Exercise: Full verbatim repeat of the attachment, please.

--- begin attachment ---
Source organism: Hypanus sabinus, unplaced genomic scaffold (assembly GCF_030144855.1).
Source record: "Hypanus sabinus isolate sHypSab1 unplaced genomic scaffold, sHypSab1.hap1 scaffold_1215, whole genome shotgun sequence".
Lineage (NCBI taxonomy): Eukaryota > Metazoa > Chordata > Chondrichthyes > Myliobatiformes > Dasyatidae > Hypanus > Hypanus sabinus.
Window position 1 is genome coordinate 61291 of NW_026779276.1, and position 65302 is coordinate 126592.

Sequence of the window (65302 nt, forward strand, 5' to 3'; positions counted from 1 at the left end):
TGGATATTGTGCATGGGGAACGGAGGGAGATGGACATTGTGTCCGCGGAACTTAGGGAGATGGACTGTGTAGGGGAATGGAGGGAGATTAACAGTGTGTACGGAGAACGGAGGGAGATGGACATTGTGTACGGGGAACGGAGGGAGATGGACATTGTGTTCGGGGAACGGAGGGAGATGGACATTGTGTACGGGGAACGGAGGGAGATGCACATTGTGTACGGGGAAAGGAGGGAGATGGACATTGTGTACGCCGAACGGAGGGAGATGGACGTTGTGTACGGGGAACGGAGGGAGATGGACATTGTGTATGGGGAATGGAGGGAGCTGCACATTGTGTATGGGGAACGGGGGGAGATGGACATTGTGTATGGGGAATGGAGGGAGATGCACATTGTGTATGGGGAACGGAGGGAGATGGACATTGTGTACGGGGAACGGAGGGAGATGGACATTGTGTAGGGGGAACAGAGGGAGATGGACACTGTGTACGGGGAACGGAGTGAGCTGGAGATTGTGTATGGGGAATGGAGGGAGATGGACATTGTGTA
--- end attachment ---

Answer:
Source organism: Hypanus sabinus, unplaced genomic scaffold (assembly GCF_030144855.1).
Source record: "Hypanus sabinus isolate sHypSab1 unplaced genomic scaffold, sHypSab1.hap1 scaffold_1215, whole genome shotgun sequence".
Lineage (NCBI taxonomy): Eukaryota > Metazoa > Chordata > Chondrichthyes > Myliobatiformes > Dasyatidae > Hypanus > Hypanus sabinus.
Window position 1 is genome coordinate 61291 of NW_026779276.1, and position 65302 is coordinate 126592.

Sequence of the window (65302 nt, forward strand, 5' to 3'; positions counted from 1 at the left end):
TGGATATTGTGCATGGGGAACGGAGGGAGATGGACATTGTGTCCGCGGAACTTAGGGAGATGGACTGTGTAGGGGAATGGAGGGAGATTAACAGTGTGTACGGAGAACGGAGGGAGATGGACATTGTGTACGGGGAACGGAGGGAGATGGACATTGTGTTCGGGGAACGGAGGGAGATGGACATTGTGTACGGGGAACGGAGGGAGATGCACATTGTGTACGGGGAAAGGAGGGAGATGGACATTGTGTACGCCGAACGGAGGGAGATGGACGTTGTGTACGGGGAACGGAGGGAGATGGACATTGTGTATGGGGAATGGAGGGAGCTGCACATTGTGTATGGGGAACGGGGGGAGATGGACATTGTGTATGGGGAATGGAGGGAGATGCACATTGTGTATGGGGAACGGAGGGAGATGGACATTGTGTACGGGGAACGGAGGGAGATGGACATTGTGTAGGGGGAACAGAGGGAGATGGACACTGTGTACGGGGAACGGAGTGAGCTGGAGATTGTGTATGGGGAATGGAGGGAGATGGACATTGTGTA